Great American City

Author: Robert J. Sampson
Publisher: University of Chicago Press
ISBN: 0226733882
Size: 80.98 MB
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For over fifty years numerous public intellectuals and social theorists have insisted that community is dead. Some would have us believe that we act solely as individuals choosing our own fates regardless of our surroundings, while other theories place us at the mercy of global forces beyond our control. These two perspectives dominate contemporary views of society, but by rejecting the importance of place they are both deeply flawed. Based on one of the most ambitious studies in the history of social science, Great American City argues that communities still matter because life is decisively shaped by where you live. To demonstrate the powerfully enduring impact of place, Robert J. Sampson presents here the fruits of over a decade’s research in Chicago combined with his own unique personal observations about life in the city, from Cabrini Green to Trump Tower and Millennium Park to the Robert Taylor Homes. He discovers that neighborhoods influence a remarkably wide variety of social phenomena, including crime, health, civic engagement, home foreclosures, teen births, altruism, leadership networks, and immigration. Even national crises cannot halt the impact of place, Sampson finds, as he analyzes the consequences of the Great Recession and its aftermath, bringing his magisterial study up to the fall of 2010. Following in the influential tradition of the Chicago School of urban studies but updated for the twenty-first century, Great American City is at once a landmark research project, a commanding argument for a new theory of social life, and the story of an iconic city.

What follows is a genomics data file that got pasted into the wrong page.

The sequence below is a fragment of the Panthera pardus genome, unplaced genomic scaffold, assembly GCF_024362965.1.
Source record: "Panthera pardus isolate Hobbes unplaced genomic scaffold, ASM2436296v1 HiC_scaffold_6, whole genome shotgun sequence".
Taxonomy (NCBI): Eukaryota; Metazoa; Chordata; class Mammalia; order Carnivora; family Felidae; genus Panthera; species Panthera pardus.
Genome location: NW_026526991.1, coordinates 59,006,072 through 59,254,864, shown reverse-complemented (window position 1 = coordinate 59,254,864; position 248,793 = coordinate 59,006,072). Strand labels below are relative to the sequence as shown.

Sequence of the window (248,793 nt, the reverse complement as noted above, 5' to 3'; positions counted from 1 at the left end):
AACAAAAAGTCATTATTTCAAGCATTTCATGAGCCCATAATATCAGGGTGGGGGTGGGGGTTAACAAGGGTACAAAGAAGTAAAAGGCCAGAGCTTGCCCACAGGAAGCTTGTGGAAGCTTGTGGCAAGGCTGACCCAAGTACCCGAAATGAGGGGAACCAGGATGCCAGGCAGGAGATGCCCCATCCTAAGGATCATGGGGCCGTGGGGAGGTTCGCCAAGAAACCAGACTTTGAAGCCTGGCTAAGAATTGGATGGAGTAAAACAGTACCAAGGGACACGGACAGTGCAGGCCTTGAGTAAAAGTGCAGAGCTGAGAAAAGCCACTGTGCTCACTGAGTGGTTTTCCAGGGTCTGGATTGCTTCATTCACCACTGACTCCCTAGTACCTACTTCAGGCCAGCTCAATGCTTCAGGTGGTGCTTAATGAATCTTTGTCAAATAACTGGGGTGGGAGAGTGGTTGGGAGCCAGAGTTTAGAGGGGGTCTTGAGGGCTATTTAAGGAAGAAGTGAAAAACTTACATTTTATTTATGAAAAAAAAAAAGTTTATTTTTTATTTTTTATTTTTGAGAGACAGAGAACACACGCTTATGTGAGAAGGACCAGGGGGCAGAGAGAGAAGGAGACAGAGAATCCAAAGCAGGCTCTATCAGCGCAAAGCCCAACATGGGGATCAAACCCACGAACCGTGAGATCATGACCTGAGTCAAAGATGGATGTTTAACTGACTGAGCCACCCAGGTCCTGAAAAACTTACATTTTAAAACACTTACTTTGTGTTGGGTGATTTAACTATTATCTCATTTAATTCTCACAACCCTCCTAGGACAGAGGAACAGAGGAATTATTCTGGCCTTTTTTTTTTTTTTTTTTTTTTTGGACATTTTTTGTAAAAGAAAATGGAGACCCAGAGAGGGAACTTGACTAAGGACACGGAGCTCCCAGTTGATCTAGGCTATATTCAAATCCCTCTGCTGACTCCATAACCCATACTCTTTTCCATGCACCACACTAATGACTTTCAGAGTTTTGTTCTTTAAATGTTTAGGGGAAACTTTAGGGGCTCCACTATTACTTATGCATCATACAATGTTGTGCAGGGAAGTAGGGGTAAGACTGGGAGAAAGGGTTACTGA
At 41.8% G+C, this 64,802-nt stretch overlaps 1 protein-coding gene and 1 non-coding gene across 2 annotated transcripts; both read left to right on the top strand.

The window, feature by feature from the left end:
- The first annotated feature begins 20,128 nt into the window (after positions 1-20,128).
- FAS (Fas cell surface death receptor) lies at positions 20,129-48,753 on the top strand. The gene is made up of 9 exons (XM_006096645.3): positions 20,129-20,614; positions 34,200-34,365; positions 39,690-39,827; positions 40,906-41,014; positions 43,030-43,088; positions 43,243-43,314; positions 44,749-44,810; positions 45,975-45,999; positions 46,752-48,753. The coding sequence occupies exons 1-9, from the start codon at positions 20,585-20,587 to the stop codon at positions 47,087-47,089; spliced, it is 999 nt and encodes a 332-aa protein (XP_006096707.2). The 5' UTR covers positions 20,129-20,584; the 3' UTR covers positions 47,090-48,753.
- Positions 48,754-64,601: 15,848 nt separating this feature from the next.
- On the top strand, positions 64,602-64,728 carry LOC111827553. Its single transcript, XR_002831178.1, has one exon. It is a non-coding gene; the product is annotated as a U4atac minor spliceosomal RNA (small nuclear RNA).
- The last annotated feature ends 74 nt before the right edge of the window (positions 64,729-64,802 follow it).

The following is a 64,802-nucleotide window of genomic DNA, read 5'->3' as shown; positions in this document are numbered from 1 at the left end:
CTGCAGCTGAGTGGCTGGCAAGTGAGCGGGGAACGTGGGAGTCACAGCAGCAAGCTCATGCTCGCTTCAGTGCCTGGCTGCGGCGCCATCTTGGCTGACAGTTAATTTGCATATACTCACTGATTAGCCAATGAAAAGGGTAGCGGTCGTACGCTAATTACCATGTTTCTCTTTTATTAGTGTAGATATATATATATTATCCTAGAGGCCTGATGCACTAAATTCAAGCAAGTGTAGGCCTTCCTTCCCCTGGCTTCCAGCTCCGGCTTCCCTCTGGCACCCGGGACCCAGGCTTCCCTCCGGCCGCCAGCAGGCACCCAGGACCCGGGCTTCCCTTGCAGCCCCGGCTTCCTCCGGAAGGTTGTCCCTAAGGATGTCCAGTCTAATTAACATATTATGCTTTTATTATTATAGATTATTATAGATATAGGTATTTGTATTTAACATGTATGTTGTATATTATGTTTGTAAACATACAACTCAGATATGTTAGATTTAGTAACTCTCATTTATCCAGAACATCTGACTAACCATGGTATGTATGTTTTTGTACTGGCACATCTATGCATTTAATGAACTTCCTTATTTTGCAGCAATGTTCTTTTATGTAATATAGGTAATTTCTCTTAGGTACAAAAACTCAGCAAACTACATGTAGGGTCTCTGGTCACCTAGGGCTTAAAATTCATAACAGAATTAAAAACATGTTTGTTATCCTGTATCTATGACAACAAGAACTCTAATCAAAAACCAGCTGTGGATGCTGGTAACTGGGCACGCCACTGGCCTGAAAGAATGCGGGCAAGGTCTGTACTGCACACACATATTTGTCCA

Crime In The Making

Author: Robert J. Sampson
Publisher: Harvard University Press
ISBN: 9780674176058
Size: 31.79 MB
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dult social factors have little relevance.